Windows can be one of your home's most attractive features. Windows provide views, daylighting, ventilation, and heat from the sun in the winter. Unfortunately, they can also account for 10% to 25% of your heating bill by letting heat out.
During the summer, your air conditioner must work harder to cool hot air from sunny windows. Install ENERGY STAR®-qualified windows and use curtains and shade to give your air conditioner and energy bill a break.
If your home has single-pane windows, consider replacing them with double-pane windows with high-performance glass—low-e or spectrally selective coatings. In colder climates, select gas-filled windows with low-e coatings to reduce heat loss. In warmer climates, select windows with spectrally selective coatings to reduce heat gain.
If you decide not to replace your windows, consider following these tips to improve their performance.
Window Cold Weather Tips:
Use a heavy-duty, clear plastic sheet on a frame or tape clear plastic film to the inside of your window frames to reduce drafts.
Install tight-fitting, insulating window shades on windows that feel drafty after weatherizing.
Close your curtains and shades at night to protect against cold drafts; open them during the day to let in warming sunlight.
Install exterior or interior storm windows, which can reduce heat loss through the windows by 25% to 50%.
They should have weatherstripping at all movable joints; be made of strong, durable materials; and have interlocking or overlapping joints.
Repair and weatherize your current storm windows, if necessary
Warm Weather Window Tips:
Install white window shades, drapes, or blinds to reflect heat away from the house.
Close curtains on south- and west-facing windows during the day.
Install awnings on south- and west-facing windows.
Apply sun-control or other reflective films on south-facing windows to reduce solar heat gain.
Long-Term Savings Tip
Installing high-performance windows will improve your home's energy performance. While it may take many years for new windows to pay off in energy savings, the benefits of added comfort, improved aesthetics, and functionality can offset the cost.
Shopping Tips for Windows
Look for the ENERGY STAR® label.
Check with local utilities to see what rebates or other incentives are available for window replacement.
Choose high-performance windows that have at least two panes of glass and a low-e coating.
Choose a low U-factor for better insulation in colder climates; the U-factor is the rate at which a window, door, or skylight conducts non-solar heat flow.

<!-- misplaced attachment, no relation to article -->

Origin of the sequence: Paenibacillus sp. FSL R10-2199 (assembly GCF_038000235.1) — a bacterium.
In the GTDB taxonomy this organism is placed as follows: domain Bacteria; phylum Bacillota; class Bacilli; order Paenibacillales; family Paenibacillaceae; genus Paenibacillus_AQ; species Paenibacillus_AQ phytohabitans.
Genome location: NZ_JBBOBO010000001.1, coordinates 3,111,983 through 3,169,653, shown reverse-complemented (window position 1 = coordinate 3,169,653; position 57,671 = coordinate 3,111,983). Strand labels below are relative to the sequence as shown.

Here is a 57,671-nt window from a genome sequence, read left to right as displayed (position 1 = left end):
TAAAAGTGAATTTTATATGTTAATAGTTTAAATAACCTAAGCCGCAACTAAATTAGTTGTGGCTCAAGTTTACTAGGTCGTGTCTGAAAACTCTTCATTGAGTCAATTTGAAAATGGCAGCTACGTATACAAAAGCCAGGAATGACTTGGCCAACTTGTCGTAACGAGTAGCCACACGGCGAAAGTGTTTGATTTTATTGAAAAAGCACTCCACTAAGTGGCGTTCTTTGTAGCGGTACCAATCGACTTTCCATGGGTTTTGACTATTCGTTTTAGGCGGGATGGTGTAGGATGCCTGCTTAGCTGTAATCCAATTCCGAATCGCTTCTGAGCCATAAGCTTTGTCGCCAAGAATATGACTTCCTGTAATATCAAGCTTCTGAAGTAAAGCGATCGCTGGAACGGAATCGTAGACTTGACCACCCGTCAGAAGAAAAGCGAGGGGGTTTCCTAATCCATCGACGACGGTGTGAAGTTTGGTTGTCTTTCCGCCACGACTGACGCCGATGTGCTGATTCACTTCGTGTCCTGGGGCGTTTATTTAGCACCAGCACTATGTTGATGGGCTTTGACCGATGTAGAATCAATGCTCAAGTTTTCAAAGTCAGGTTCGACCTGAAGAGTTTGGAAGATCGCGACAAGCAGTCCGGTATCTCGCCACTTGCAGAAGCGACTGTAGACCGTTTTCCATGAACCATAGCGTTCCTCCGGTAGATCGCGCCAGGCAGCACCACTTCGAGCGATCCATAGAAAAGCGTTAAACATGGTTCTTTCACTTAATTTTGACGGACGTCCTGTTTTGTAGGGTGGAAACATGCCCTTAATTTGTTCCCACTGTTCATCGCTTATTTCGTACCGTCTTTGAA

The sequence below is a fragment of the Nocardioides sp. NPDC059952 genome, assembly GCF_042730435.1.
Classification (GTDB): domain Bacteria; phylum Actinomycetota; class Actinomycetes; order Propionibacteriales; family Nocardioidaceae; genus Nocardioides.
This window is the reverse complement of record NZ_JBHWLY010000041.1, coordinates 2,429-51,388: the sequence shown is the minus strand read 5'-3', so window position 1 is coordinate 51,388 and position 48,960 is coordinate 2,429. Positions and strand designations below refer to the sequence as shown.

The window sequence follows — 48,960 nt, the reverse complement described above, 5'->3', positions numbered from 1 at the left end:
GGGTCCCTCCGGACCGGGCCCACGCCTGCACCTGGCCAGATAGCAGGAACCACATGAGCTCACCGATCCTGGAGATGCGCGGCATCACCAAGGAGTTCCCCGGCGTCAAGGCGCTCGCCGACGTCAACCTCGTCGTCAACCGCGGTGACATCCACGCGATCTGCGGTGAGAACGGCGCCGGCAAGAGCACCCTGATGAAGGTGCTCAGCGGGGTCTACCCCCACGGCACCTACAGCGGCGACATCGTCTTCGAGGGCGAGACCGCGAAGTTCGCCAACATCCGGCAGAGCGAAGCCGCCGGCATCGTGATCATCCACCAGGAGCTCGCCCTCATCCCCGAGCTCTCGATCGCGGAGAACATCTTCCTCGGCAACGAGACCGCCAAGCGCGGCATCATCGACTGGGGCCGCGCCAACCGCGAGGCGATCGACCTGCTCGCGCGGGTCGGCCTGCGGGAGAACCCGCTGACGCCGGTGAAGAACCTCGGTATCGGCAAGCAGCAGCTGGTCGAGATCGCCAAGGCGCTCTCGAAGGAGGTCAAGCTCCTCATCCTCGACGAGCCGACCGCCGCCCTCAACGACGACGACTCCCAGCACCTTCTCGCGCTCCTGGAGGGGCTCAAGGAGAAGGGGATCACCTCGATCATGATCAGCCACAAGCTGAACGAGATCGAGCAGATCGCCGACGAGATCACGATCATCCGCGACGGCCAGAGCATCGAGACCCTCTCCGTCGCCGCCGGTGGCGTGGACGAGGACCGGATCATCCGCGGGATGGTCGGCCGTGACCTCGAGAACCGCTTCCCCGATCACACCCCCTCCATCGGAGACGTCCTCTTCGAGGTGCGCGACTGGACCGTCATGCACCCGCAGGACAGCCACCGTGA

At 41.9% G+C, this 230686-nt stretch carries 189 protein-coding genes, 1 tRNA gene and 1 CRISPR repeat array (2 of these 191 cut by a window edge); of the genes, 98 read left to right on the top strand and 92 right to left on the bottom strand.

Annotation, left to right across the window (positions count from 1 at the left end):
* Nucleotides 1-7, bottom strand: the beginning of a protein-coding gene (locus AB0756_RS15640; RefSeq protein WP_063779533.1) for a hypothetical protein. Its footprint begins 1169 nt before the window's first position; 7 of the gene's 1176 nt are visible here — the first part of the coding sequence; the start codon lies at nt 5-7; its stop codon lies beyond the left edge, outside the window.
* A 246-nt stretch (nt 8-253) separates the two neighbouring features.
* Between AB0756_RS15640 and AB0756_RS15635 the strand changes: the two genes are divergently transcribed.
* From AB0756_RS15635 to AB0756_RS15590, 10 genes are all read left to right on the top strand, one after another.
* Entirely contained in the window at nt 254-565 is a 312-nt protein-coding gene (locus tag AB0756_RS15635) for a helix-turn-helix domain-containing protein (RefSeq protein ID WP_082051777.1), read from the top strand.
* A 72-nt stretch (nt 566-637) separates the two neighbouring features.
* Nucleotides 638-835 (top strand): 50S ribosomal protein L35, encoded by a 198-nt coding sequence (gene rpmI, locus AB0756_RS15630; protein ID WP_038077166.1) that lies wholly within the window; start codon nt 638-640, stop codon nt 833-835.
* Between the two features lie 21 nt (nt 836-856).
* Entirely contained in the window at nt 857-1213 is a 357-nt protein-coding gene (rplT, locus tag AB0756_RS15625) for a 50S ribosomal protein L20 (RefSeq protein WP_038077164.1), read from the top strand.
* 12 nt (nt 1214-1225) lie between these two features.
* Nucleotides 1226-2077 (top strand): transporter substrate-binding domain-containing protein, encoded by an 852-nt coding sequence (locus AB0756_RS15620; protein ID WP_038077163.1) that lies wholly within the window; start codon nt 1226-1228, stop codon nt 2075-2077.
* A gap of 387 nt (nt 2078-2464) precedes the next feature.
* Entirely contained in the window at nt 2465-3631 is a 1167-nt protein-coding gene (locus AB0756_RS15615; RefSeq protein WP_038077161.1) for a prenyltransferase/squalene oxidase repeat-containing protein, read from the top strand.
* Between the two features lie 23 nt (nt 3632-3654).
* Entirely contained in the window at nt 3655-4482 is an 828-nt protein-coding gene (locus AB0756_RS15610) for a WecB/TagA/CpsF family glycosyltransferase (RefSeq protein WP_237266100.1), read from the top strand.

Look for a low solar heat gain coefficient (SHGC)—this is a measure of solar radiation admitted through a window, door, or skylight. Low SHGCs reduce heat gain in warm climates.
Select windows with both low U-factors and low SHGCs to maximize energy savings in temperate climates with both cold and hot seasons.
Look for whole-unit U-factors and SHGCs, rather than center-of-glass (COG) U-factors and SHGCs. Whole-unit numbers more accurately reflect the energy performance of the entire product.
Have your windows installed by trained professionals according to manufacturer's instructions; otherwise, your warranty may be void.
Consider windows with impact-resistant glass if you live along a coast or in areas with flying debris from storms.
Energy Efficient Windows
Windows provide our homes with light, warmth, and ventilation, but they can also negatively impact a home's energy efficiency. You can reduce energy costs by installing energy-efficient windows in your home. If your budget is tight, energy efficiency improvements to existing windows can also help.
Improving the Energy Efficiency of Existing Windows
You can improve the energy efficiency of existing windows by adding storm windows, caulking and weatherstripping, and using window treatments or coverings.
Adding storm windows can reduce air leakage and improve comfort. Caulking and weatherstripping can reduce air leakage around windows. Use caulk for stationary cracks, gaps, or joints less than one-quarter-inch wide, and weatherstripping for building components that move, such as doors and operable windows. Window treatments or coverings can reduce heat loss in the winter and heat gain in the summer. Most window treatments, however, aren't effective at reducing air leakage or infiltration.
Selecting New Energy-Efficient Windows
If your home has very old and/or inefficient windows, it might be more cost-effective to replace them than to try to improve their energy efficiency. New, energy-efficient windows eventually pay for themselves through lower heating and cooling costs, and sometimes even lighting costs.
When properly selected and installed, energy-efficient windows can help minimize your heating, cooling, and lighting costs. Improving window performance in your home involves design, selection, and installation.
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